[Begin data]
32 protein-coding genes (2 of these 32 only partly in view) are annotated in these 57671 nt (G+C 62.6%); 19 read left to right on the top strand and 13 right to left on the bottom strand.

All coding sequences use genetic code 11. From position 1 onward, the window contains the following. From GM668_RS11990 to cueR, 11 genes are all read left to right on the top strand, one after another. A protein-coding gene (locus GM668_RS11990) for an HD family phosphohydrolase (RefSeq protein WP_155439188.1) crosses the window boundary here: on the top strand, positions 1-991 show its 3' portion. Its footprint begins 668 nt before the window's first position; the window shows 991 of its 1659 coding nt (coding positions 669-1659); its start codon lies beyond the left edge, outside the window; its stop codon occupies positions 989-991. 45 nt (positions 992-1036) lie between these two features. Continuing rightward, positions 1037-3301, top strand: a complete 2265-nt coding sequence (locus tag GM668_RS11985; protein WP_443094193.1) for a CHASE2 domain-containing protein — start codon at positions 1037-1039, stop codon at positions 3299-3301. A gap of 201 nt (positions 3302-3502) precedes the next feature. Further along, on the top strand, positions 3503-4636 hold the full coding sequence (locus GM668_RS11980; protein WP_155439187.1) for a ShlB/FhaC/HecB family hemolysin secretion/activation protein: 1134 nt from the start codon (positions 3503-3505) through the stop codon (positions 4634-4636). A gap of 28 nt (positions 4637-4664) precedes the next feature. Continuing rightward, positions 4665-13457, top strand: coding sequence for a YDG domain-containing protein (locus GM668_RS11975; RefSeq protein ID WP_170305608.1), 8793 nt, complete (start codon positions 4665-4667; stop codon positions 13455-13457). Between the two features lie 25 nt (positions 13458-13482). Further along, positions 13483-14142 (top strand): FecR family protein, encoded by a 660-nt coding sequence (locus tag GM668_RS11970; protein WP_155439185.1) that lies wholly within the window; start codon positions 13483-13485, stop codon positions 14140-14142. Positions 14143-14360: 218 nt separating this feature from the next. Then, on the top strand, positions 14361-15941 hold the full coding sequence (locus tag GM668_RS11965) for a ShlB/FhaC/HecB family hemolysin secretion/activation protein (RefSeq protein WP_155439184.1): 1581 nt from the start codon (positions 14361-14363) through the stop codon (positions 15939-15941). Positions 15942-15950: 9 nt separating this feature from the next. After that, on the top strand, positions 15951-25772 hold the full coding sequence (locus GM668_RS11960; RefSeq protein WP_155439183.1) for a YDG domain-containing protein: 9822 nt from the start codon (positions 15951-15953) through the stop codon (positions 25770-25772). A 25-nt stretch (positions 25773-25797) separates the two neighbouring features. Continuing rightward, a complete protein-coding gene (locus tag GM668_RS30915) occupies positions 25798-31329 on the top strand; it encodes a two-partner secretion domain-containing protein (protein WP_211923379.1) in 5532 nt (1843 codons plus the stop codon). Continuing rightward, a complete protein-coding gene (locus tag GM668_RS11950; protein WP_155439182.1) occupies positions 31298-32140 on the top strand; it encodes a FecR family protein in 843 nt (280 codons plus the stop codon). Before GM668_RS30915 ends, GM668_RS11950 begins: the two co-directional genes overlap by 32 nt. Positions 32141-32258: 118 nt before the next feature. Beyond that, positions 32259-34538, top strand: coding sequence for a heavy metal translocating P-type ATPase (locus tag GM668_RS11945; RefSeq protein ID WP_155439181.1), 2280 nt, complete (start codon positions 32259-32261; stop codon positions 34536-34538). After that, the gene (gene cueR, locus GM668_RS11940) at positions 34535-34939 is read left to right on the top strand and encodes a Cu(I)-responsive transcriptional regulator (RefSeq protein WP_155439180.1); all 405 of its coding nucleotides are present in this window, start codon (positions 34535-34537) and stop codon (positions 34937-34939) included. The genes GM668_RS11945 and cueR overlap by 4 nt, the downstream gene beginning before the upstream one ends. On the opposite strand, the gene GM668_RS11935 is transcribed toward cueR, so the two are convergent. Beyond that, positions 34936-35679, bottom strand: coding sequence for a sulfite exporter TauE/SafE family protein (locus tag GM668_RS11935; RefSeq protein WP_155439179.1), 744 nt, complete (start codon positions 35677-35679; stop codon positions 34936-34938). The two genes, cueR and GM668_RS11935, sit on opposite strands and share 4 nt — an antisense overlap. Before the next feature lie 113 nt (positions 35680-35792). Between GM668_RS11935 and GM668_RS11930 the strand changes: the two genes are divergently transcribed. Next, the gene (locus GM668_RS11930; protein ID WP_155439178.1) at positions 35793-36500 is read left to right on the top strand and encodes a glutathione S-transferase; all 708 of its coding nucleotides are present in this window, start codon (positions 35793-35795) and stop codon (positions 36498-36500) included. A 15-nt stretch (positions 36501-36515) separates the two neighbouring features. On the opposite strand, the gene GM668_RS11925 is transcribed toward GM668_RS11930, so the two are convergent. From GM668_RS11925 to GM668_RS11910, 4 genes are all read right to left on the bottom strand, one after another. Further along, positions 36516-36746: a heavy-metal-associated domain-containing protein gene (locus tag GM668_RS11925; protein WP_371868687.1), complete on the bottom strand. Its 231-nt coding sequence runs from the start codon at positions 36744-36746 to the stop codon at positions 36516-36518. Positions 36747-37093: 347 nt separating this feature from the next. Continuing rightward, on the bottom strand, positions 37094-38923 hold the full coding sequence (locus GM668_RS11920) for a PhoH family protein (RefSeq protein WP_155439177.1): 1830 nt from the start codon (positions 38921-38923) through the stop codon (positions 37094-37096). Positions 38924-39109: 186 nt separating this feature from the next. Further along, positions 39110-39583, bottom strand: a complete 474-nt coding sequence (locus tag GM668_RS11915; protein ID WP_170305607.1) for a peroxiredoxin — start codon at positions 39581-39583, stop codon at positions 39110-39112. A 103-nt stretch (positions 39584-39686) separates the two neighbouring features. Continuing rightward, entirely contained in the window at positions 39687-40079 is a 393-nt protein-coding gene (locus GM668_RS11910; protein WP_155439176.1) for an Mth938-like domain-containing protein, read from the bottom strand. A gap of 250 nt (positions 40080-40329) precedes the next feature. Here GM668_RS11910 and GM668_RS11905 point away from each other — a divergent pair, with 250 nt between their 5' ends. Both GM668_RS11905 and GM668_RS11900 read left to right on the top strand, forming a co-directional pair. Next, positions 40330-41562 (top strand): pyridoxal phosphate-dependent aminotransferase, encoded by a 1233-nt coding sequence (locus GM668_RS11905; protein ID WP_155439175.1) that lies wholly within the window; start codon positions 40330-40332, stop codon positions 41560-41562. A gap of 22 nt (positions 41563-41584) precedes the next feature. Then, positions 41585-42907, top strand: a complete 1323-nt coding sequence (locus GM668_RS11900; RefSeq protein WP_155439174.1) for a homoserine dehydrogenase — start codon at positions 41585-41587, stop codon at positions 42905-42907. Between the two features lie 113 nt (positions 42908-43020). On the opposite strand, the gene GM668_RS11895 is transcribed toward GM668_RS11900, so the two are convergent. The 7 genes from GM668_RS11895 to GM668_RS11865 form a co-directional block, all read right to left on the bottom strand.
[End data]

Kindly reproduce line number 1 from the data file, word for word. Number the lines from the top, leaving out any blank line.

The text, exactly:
32 protein-coding genes (2 of these 32 only partly in view) are annotated in these 57671 nt (G+C 62.6%); 19 read left to right on the top strand and 13 right to left on the bottom strand.